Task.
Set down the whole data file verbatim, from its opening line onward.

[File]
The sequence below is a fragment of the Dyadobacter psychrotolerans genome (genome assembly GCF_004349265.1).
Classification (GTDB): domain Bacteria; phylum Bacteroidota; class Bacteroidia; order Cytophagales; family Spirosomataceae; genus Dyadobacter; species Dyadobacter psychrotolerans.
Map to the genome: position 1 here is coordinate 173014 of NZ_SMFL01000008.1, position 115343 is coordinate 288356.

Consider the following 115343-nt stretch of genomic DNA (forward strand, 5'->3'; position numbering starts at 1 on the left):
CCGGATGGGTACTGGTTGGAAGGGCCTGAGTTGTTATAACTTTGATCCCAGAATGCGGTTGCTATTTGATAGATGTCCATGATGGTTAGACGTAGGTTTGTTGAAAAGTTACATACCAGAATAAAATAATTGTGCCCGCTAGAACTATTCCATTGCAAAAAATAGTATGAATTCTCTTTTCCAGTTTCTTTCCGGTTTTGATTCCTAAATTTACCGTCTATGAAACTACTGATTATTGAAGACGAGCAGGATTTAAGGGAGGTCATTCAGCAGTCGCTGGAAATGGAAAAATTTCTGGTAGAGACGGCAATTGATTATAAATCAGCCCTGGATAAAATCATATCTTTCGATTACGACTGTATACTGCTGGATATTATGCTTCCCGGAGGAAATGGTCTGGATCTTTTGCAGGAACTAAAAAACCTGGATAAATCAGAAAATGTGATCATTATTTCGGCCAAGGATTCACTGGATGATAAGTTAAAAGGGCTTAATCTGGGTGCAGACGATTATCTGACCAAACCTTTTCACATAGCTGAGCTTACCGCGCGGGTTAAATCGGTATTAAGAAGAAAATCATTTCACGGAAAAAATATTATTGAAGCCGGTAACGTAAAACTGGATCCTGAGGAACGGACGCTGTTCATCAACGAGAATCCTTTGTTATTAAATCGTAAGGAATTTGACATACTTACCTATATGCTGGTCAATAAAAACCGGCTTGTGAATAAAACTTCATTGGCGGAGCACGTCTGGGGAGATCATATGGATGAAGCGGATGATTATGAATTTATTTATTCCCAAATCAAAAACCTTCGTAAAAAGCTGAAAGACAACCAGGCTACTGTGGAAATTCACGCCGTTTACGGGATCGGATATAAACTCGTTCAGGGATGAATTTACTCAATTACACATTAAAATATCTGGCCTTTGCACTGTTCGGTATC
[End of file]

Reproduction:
The sequence below is a fragment of the Dyadobacter psychrotolerans genome (genome assembly GCF_004349265.1).
Classification (GTDB): domain Bacteria; phylum Bacteroidota; class Bacteroidia; order Cytophagales; family Spirosomataceae; genus Dyadobacter; species Dyadobacter psychrotolerans.
Map to the genome: position 1 here is coordinate 173014 of NZ_SMFL01000008.1, position 115343 is coordinate 288356.

Consider the following 115343-nt stretch of genomic DNA (forward strand, 5'->3'; position numbering starts at 1 on the left):
CCGGATGGGTACTGGTTGGAAGGGCCTGAGTTGTTATAACTTTGATCCCAGAATGCGGTTGCTATTTGATAGATGTCCATGATGGTTAGACGTAGGTTTGTTGAAAAGTTACATACCAGAATAAAATAATTGTGCCCGCTAGAACTATTCCATTGCAAAAAATAGTATGAATTCTCTTTTCCAGTTTCTTTCCGGTTTTGATTCCTAAATTTACCGTCTATGAAACTACTGATTATTGAAGACGAGCAGGATTTAAGGGAGGTCATTCAGCAGTCGCTGGAAATGGAAAAATTTCTGGTAGAGACGGCAATTGATTATAAATCAGCCCTGGATAAAATCATATCTTTCGATTACGACTGTATACTGCTGGATATTATGCTTCCCGGAGGAAATGGTCTGGATCTTTTGCAGGAACTAAAAAACCTGGATAAATCAGAAAATGTGATCATTATTTCGGCCAAGGATTCACTGGATGATAAGTTAAAAGGGCTTAATCTGGGTGCAGACGATTATCTGACCAAACCTTTTCACATAGCTGAGCTTACCGCGCGGGTTAAATCGGTATTAAGAAGAAAATCATTTCACGGAAAAAATATTATTGAAGCCGGTAACGTAAAACTGGATCCTGAGGAACGGACGCTGTTCATCAACGAGAATCCTTTGTTATTAAATCGTAAGGAATTTGACATACTTACCTATATGCTGGTCAATAAAAACCGGCTTGTGAATAAAACTTCATTGGCGGAGCACGTCTGGGGAGATCATATGGATGAAGCGGATGATTATGAATTTATTTATTCCCAAATCAAAAACCTTCGTAAAAAGCTGAAAGACAACCAGGCTACTGTGGAAATTCACGCCGTTTACGGGATCGGATATAAACTCGTTCAGGGATGAATTTACTCAATTACACATTAAAATATCTGGCCTTTGCACTGTTCGGTATC